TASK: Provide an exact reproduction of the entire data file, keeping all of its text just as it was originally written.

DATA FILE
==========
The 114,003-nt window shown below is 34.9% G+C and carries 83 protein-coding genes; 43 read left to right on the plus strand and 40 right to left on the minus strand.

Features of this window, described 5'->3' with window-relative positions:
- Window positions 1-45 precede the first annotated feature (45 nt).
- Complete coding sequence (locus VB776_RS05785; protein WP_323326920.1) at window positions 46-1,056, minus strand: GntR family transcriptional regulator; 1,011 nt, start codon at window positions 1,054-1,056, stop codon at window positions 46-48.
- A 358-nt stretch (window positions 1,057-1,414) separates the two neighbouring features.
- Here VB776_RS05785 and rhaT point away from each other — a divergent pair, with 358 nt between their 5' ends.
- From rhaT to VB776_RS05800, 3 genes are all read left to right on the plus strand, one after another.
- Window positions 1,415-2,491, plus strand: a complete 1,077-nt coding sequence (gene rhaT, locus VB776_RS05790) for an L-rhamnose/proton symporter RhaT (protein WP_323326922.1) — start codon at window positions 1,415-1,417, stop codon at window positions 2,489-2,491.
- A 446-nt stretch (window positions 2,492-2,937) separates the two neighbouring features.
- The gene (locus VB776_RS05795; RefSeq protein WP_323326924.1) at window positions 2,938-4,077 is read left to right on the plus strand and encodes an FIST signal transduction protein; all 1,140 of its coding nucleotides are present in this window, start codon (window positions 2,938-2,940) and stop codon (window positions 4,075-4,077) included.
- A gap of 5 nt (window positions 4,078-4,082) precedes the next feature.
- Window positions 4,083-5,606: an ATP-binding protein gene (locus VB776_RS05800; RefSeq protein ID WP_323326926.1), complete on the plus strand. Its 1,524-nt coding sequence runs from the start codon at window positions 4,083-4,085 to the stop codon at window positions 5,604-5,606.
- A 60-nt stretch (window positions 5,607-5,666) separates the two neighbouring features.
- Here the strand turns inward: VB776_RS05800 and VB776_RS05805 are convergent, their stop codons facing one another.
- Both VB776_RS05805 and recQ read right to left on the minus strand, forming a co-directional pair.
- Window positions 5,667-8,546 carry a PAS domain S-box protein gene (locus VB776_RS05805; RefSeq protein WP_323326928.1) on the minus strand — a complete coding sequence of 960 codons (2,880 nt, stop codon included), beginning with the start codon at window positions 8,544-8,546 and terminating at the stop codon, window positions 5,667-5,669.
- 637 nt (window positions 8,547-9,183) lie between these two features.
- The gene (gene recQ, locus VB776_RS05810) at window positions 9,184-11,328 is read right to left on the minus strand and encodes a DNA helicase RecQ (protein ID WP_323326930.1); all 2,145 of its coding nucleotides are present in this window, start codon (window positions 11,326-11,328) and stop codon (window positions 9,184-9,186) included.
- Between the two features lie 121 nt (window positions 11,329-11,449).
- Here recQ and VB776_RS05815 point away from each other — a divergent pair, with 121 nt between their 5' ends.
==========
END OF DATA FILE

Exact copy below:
The 114,003-nt window shown below is 34.9% G+C and carries 83 protein-coding genes; 43 read left to right on the plus strand and 40 right to left on the minus strand.

Features of this window, described 5'->3' with window-relative positions:
- Window positions 1-45 precede the first annotated feature (45 nt).
- Complete coding sequence (locus VB776_RS05785; protein WP_323326920.1) at window positions 46-1,056, minus strand: GntR family transcriptional regulator; 1,011 nt, start codon at window positions 1,054-1,056, stop codon at window positions 46-48.
- A 358-nt stretch (window positions 1,057-1,414) separates the two neighbouring features.
- Here VB776_RS05785 and rhaT point away from each other — a divergent pair, with 358 nt between their 5' ends.
- From rhaT to VB776_RS05800, 3 genes are all read left to right on the plus strand, one after another.
- Window positions 1,415-2,491, plus strand: a complete 1,077-nt coding sequence (gene rhaT, locus VB776_RS05790) for an L-rhamnose/proton symporter RhaT (protein WP_323326922.1) — start codon at window positions 1,415-1,417, stop codon at window positions 2,489-2,491.
- A 446-nt stretch (window positions 2,492-2,937) separates the two neighbouring features.
- The gene (locus VB776_RS05795; RefSeq protein WP_323326924.1) at window positions 2,938-4,077 is read left to right on the plus strand and encodes an FIST signal transduction protein; all 1,140 of its coding nucleotides are present in this window, start codon (window positions 2,938-2,940) and stop codon (window positions 4,075-4,077) included.
- A gap of 5 nt (window positions 4,078-4,082) precedes the next feature.
- Window positions 4,083-5,606: an ATP-binding protein gene (locus VB776_RS05800; RefSeq protein ID WP_323326926.1), complete on the plus strand. Its 1,524-nt coding sequence runs from the start codon at window positions 4,083-4,085 to the stop codon at window positions 5,604-5,606.
- A 60-nt stretch (window positions 5,607-5,666) separates the two neighbouring features.
- Here the strand turns inward: VB776_RS05800 and VB776_RS05805 are convergent, their stop codons facing one another.
- Both VB776_RS05805 and recQ read right to left on the minus strand, forming a co-directional pair.
- Window positions 5,667-8,546 carry a PAS domain S-box protein gene (locus VB776_RS05805; RefSeq protein WP_323326928.1) on the minus strand — a complete coding sequence of 960 codons (2,880 nt, stop codon included), beginning with the start codon at window positions 8,544-8,546 and terminating at the stop codon, window positions 5,667-5,669.
- 637 nt (window positions 8,547-9,183) lie between these two features.
- The gene (gene recQ, locus VB776_RS05810) at window positions 9,184-11,328 is read right to left on the minus strand and encodes a DNA helicase RecQ (protein ID WP_323326930.1); all 2,145 of its coding nucleotides are present in this window, start codon (window positions 11,326-11,328) and stop codon (window positions 9,184-9,186) included.
- Between the two features lie 121 nt (window positions 11,329-11,449).
- Here recQ and VB776_RS05815 point away from each other — a divergent pair, with 121 nt between their 5' ends.